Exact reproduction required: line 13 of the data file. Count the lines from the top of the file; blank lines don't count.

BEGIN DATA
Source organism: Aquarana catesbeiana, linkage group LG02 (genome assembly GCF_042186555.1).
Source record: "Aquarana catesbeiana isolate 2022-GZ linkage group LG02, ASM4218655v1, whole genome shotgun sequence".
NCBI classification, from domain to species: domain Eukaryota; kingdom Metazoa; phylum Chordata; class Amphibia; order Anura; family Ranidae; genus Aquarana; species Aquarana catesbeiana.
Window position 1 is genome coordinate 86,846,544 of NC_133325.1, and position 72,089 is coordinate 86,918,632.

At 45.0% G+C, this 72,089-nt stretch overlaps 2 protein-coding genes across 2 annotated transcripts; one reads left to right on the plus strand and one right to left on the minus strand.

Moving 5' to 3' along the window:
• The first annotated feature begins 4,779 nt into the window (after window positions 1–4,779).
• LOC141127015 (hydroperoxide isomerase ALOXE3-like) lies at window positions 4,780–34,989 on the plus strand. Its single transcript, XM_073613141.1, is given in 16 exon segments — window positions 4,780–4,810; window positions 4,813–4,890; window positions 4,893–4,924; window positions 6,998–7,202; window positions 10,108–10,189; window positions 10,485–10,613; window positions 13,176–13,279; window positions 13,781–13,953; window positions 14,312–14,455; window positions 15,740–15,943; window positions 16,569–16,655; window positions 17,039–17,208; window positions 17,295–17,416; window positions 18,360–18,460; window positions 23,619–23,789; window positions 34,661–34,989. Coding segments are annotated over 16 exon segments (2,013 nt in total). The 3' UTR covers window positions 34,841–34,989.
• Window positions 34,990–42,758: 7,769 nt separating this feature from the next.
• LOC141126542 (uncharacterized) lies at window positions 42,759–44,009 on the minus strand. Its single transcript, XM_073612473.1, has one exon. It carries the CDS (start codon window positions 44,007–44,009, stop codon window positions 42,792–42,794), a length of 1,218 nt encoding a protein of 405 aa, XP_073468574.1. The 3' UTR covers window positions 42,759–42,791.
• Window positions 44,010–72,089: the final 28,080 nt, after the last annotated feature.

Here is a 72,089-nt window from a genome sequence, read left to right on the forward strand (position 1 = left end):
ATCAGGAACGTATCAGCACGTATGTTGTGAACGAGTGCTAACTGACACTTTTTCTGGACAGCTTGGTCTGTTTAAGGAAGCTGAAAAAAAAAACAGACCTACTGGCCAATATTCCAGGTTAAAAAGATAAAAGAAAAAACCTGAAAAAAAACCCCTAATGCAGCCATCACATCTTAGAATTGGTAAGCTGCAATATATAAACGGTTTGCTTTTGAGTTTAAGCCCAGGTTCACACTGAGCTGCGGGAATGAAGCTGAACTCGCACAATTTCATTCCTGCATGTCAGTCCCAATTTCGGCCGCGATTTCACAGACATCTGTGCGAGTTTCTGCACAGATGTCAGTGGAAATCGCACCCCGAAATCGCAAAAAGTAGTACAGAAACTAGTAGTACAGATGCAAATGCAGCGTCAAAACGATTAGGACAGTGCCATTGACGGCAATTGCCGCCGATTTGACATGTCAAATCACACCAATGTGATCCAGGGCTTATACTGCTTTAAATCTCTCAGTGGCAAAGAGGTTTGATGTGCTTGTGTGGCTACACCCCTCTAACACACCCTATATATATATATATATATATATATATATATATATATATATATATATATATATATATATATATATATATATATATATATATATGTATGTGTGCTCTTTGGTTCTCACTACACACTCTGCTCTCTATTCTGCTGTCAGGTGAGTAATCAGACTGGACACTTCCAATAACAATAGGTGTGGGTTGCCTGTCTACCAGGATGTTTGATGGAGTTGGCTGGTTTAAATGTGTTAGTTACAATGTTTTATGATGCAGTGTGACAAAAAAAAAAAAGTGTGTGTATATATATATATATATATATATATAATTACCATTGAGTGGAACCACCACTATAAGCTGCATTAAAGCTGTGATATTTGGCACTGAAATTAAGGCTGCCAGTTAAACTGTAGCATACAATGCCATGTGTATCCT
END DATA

ATCAGGAACGTATCAGCACGTATGTTGTGAACGAGTGCTAACTGACACTTTTTCTGGACAGCTTGGTCTGTTTAAGGAAGCTGAAAAAAAAAACAGACCTACTGGCCAATATTCCAGGTTAAAAAGATAAAAGAAAAAACCTGAAAAAAAACCCCTAATGCAGCCATCACATCTTAGAATTGGTAAGCTGCAATATATAAACGGTTTGCTTTTGAGTTTAAGCCCAGGTTCACACTGAGCTGCGGGAATGAAGCTGAACTCGCACAATTTCATTCCTGCATGTCAGTCCCAATTTCGGCCGCGATTTCACAGACATCTGTGCGAGTTTCTGCACAGATGTCAGTGGAAATCGCACCCCGAAATCGCAAAAAGTAGTACAGAAACTAGTAGTACAGATGCAAATGCAGCGTCAAAACGATTAGGACAGTGCCATTGACGGCAATTGCCGCCGATTTGACATGTCAAATCACACCAATGTGATCCAGGGCTTATACTGCTTTAAATCTCTCAGTGGCAAAGAGGTTTGATGTGCTTGTGTGGCTACACCCCTCTAACACACCCTATATATATATATATATATATATATATATATATATATATATATATATATATATATATATATATATATATATATATATATATATGTATGTGTGCTCTTTGGTTCTCACTACACACTCTGCTCTCTATTCTGCTGTCAGGTGAGTAATCAGACTGGACACTTCCAATAACAATAGGTGTGGGTTGCCTGTCTACCAGGATGTTTGATGGAGTTGGCTGGTTTAAATGTGTTAGTTACAATGTTTTATGATGCAGTGTGACAAAAAAAAAAAAGTGTGTGTATATATATATATATATATATATATAATTACCATTGAGTGGAACCACCACTATAAGCTGCATTAAAGCTGTGATATTTGGCACTGAAATTAAGGCTGCCAGTTAAACTGTAGCATACAATGCCATGTGTATCCT